The statement also notes that there has been a notable lack of transparency surrounding the establishment of MoDA. Although the mist is slowly starting to fade in the weeks before its launch, information surrounding the operation, organization, and structure of MoDA was notably slow to appear. News of MoDA’s establishment first emerged two years ago, and yet still little is known. It is still unclear exactly where MoDA fits in with existing organizations, such as the National Communications Commission. Tang has described MoDA as Taiwan’s digital “acceleration pedal,” in explicit contrast to the National Communications Council, which she described as Taiwan’s “brakes.” But no official explanation exists.
With information only appearing at the 11th hour before MoDA’s launch, it has been hard for civil society groups to monitor and give feedback on its establishment. The fact that the joint statement was published only about a month before MoDA is to be established reflects the lack of opportunities for dialogue and feedback.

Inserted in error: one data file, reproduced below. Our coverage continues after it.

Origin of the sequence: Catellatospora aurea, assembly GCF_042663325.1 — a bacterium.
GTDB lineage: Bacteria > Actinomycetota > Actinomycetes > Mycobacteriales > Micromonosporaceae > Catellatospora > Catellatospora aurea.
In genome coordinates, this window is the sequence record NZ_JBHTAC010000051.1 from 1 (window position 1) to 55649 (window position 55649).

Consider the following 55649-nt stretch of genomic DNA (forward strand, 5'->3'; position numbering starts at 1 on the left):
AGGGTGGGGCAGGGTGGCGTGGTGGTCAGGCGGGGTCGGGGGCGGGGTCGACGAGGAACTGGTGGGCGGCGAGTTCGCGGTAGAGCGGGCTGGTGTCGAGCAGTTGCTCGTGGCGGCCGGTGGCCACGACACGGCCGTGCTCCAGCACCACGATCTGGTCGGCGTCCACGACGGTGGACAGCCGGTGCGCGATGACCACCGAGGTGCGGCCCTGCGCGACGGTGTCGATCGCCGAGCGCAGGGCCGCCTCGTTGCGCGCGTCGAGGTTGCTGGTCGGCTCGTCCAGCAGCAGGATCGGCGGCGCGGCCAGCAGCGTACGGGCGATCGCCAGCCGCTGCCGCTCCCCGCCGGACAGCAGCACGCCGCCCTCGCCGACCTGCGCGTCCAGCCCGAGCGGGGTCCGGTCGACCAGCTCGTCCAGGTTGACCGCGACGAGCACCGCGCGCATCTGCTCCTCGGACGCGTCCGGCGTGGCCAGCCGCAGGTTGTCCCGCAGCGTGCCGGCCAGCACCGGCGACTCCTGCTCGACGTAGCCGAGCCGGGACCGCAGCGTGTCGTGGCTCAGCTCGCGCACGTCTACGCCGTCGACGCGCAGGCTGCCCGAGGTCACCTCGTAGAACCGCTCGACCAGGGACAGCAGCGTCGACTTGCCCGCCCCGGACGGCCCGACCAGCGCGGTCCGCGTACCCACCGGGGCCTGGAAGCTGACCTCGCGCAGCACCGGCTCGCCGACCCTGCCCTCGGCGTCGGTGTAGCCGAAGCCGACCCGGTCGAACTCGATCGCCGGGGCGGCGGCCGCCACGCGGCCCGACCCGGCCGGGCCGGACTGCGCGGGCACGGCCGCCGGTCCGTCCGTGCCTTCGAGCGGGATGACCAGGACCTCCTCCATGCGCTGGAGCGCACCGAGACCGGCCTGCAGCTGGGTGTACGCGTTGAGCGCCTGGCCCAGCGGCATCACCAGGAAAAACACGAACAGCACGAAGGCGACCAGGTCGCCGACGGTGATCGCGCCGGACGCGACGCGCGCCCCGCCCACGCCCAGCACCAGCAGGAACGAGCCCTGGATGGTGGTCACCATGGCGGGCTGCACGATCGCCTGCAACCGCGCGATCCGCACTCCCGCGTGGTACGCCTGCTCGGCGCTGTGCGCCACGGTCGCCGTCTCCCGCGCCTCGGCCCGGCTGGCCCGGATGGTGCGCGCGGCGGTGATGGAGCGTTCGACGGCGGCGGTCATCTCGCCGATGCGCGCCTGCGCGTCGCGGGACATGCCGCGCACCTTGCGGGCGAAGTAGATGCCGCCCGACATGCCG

There is no quick fix to promoting procedural transparency and cooperation, but it is essential to ensure great public participation. Indeed, international success stories of rules-based, transparent digital governance should provide one key lesson for MoDA: instituting strong digital governance is slow and difficult. This is a lesson that Taiwan’s government has thus far been unreceptive to learning.
For example, Taiwan tried to copy Estonia’s roadmap for implementing electronic ID (eID) cards with regards to service provision while disregarding the related laws and regulations Estonia put in place to safeguard individual data and personal privacy. When the emphasis lies on promoting successful technology and not on institutionalized ways of governance, dangerous oversights can emerge. With regard to Taiwan’s proposed eID reform, it was very unclear how the data would be stored, regulated, and ultimately, kept safe. This is not a unique problem to digital governance, but rather reflects a broader problem in Taiwan: Legislation is hard, and government agencies tend to by-pass legislative processes to avoid political dispute.